Instead of going to a licensed medical practitioner for breast augmentation two weeks ago, a woman from Tyler, Texas, decided to go to Queen Divas Hair Salon and Spa instead. There, she was implanted with an unidentified substance by salon owner Carmel Foster, authorities told a local television station. The woman “became very ill — her chest was swollen, and she was complaining of a lot of pain.” She was admitted to a local hospital in critical condition.
Going under the knife is a pricey and painful decision, but thousands choose to undergo the procedures in search of that ideal body. But, the unsafe -— not to mention highly illegal -— choice to cut costs and go with a less reputable doctor or use an unlicensed person can be downright deadly.
“You’re having surgery electively,” explains Dr. Stephan Baker, a licensed plastic surgeon in Coral Gables, Fla., who is certified by the American Board of Plastic Surgery. “It makes all the sense in the world to check up on your surgeon.”
“You say to yourself, ‘What were some of these people thinking?’” he added.
The ABPS, the world’s largest organization of board-certified plastic surgeons, warns that more patients than ever are getting injured or dying because they are choosing to undergo procedures with unqualified surgeons or people.
The Texas story is just one case in a string of recent horrifying plastic surgery nightmares, which includes one woman who injected rubber cement into her patients to give them butt implants. A Los Angeles woman was left with a “uniboob,” where both her breasts were connected by skin after a botched surgery.
Baker says he understands why people want the cheaper route, but with any discount a potential patient must wonder what they are giving up for the lower cost. “There is a misconception among consumers that as long as a doctor is certified in a medical field that he or she is qualified to practice plastic surgery. This is absolutely wrong and it is dangerous for patients,” said Malcolm Z. Roth, an M.D. and ASPS president.
However, some people will opt to travel to other countries or locations to get their surgery done for cheaper. Baker says while “medical tourism” doesn’t necessarily mean a death sentence, and different markets do have different prices, it is still very important to make sure that whoever is performing your procedure is licensed and the appropriate person to do your procedure. “To stay safe, you have to do your homework,” Baker said.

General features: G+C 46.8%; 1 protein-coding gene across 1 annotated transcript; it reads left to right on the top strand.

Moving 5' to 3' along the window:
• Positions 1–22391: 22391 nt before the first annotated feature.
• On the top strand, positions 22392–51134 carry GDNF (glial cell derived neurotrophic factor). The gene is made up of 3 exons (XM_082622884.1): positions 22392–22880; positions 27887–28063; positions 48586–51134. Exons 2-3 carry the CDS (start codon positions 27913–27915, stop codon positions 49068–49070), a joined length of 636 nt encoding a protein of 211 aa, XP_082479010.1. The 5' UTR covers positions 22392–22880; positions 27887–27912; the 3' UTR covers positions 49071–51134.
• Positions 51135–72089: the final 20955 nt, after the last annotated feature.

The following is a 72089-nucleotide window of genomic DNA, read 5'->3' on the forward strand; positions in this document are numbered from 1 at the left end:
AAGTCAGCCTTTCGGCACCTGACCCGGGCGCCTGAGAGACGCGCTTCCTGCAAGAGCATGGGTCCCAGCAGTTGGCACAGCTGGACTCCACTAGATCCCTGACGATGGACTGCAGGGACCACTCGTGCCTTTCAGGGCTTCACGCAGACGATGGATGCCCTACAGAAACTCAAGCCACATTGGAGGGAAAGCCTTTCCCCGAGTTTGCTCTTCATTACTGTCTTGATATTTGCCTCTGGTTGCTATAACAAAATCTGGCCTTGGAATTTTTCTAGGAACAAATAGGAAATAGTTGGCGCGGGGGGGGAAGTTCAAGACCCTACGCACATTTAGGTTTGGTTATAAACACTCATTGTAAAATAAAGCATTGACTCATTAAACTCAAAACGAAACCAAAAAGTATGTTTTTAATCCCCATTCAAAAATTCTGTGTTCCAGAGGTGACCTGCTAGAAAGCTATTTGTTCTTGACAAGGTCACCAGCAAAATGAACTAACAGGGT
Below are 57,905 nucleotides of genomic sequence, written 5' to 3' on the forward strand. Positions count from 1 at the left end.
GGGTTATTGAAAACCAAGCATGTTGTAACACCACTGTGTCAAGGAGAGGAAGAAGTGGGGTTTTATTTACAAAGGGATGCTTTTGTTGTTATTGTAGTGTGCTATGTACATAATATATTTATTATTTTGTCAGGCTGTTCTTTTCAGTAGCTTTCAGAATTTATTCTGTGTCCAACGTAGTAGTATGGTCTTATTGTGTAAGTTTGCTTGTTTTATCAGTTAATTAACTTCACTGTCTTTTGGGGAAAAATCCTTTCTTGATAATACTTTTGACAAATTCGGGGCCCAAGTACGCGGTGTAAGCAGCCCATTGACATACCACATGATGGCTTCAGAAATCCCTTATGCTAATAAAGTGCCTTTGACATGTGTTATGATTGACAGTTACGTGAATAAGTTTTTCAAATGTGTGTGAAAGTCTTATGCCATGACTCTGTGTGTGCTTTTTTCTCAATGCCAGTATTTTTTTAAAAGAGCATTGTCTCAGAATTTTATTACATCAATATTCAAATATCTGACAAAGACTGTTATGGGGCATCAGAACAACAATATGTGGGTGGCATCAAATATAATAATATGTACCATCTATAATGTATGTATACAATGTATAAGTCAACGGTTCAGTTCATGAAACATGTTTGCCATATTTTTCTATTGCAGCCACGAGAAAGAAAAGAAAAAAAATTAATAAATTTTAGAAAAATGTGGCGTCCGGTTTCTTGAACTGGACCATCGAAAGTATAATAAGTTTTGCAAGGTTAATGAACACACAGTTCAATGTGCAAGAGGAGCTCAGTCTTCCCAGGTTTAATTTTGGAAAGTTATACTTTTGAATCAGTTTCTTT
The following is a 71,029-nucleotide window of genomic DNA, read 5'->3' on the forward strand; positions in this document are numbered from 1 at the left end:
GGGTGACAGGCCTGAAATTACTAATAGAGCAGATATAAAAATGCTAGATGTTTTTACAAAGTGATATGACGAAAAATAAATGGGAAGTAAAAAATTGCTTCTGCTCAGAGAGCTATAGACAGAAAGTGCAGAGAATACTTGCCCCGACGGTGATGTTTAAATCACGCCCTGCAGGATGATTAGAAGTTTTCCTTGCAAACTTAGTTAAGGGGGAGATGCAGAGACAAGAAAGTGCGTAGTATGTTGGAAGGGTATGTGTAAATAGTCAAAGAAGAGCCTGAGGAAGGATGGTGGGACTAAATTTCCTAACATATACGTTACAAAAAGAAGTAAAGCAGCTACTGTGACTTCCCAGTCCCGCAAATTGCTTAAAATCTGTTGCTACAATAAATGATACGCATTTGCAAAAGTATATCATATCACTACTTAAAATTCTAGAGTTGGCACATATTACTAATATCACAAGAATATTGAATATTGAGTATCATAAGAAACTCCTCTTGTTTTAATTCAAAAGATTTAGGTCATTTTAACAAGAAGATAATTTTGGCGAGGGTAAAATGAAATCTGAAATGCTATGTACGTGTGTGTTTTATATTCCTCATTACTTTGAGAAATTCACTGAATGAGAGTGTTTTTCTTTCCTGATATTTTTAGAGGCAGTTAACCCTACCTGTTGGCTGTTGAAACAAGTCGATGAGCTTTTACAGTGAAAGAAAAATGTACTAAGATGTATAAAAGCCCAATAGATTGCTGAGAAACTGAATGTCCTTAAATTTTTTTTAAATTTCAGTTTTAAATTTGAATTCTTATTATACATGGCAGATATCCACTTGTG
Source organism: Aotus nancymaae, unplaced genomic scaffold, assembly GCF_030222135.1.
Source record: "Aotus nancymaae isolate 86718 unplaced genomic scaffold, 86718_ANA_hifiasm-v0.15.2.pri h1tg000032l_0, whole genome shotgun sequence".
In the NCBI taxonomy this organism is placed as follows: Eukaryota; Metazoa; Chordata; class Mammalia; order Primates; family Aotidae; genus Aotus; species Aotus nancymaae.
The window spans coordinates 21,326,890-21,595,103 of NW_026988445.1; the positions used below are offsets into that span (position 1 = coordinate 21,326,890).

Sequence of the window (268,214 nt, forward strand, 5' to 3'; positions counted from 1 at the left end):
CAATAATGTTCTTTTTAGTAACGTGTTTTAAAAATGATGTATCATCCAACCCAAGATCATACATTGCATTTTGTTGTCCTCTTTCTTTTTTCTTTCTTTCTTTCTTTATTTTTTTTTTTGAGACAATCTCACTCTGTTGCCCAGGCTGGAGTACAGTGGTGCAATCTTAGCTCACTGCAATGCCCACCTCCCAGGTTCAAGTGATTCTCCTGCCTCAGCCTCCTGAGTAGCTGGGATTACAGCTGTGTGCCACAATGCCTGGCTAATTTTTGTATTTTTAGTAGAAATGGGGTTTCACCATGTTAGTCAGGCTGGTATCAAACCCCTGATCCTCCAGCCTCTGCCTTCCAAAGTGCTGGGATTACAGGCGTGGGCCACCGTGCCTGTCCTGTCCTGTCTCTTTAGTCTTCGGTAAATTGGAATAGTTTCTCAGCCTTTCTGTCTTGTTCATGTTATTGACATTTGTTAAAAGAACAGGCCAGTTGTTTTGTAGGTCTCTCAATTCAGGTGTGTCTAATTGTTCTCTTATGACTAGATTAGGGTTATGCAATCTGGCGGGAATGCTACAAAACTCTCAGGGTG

The Australian Society of Plastic Surgeons said that cases of corrective surgery rose 38 percent over 2011, with the majority of the revisions due to medical tourism procedures — especially breast resizing. And 72 percent of surgeons said they had seen tourism surgery cases they couldn’t correct.
“You have to be suspicious, and you have to ask questions,” Baker said. “If it is too good to be true, it is too good to be true. Surgery is something you can’t return.”
How to find a good doctor
Baker says there are some simple checks that any person can do to make sure their surgeon is not only licensed to perform the procedure they want, but will know what to do if a complication arises.
Check what boards the surgeon is certified by and make sure the accreditation comes from a valid organization.
Look into if the person performing the procedure has a valid medical license. In the United States, you can always check with a state’s Board of Medicine to see if the doctor is licensed to practice in that state.
Ask about what kind of anesthesia the doctor gives patients, and who will administer the anesthesia. A licensed anesthesiologist should be on hand.
Read about the doctor’s reputation. If people are happy, chances are the new patent will be happy too. Look at before and after photos.
See if the person performing the procedure has privileges at any local hospitals. Because many plastic surgery operations take place in the doctor’s office, Baker says it is important to make sure that the doctor can have you treated right away just in case something goes wrong. Hospitals that give plastic surgeons privileges are vouching for the doctor.
METRO WORLD NEWS LONDON
Published: February 28, 2012 6:11 p.m.
Last modified: February 28, 2012 6:18 p.m.